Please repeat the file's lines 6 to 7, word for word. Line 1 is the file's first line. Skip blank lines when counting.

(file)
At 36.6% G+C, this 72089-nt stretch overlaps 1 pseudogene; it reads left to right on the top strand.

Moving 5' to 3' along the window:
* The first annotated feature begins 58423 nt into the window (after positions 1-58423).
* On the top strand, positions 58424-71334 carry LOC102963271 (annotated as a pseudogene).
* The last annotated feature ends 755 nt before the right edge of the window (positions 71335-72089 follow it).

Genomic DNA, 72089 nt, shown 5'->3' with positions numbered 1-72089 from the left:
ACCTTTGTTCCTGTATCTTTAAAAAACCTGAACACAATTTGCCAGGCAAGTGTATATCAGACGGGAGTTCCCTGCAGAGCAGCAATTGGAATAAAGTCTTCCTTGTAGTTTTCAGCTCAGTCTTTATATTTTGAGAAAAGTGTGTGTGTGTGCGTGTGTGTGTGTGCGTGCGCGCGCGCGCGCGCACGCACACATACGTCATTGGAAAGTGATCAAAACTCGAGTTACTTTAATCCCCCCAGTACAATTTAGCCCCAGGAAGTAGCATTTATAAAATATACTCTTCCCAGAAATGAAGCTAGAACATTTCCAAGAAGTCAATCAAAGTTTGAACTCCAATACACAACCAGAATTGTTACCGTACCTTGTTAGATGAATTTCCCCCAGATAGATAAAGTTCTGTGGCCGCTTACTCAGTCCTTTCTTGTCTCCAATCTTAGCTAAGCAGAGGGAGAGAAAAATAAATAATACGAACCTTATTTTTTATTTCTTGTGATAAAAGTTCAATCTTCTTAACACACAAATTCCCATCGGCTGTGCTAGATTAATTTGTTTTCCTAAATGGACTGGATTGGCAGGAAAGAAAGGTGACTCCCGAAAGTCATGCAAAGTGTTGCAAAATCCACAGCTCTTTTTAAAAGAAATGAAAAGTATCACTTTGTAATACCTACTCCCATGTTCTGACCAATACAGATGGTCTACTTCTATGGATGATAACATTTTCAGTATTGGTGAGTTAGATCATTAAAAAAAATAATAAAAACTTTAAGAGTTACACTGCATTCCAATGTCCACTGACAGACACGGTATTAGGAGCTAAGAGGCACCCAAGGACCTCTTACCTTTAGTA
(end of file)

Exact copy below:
Genomic DNA, 72089 nt, shown 5'->3' with positions numbered 1-72089 from the left:
ACCTTTGTTCCTGTATCTTTAAAAAACCTGAACACAATTTGCCAGGCAAGTGTATATCAGACGGGAGTTCCCTGCAGAGCAGCAATTGGAATAAAGTCTTCCTTGTAGTTTTCAGCTCAGTCTTTATATTTTGAGAAAAGTGTGTGTGTGTGCGTGTGTGTGTGTGCGTGCGCGCGCGCGCGCGCACGCACACATACGTCATTGGAAAGTGATCAAAACTCGAGTTACTTTAATCCCCCCAGTACAATTTAGCCCCAGGAAGTAGCATTTATAAAATATACTCTTCCCAGAAATGAAGCTAGAACATTTCCAAGAAGTCAATCAAAGTTTGAACTCCAATACACAACCAGAATTGTTACCGTACCTTGTTAGATGAATTTCCCCCAGATAGATAAAGTTCTGTGGCCGCTTACTCAGTCCTTTCTTGTCTCCAATCTTAGCTAAGCAGAGGGAGAGAAAAATAAATAATACGAACCTTATTTTTTATTTCTTGTGATAAAAGTTCAATCTTCTTAACACACAAATTCCCATCGGCTGTGCTAGATTAATTTGTTTTCCTAAATGGACTGGATTGGCAGGAAAGAAAGGTGACTCCCGAAAGTCATGCAAAGTGTTGCAAAATCCACAGCTCTTTTTAAAAGAAATGAAAAGTATCACTTTGTAATACCTACTCCCATGTTCTGACCAATACAGATGGTCTACTTCTATGGATGATAACATTTTCAGTATTGGTGAGTTAGATCATTAAAAAAAATAATAAAAACTTTAAGAGTTACACTGCATTCCAATGTCCACTGACAGACACGGTATTAGGAGCTAAGAGGCACCCAAGGACCTCTTACCTTTAGTA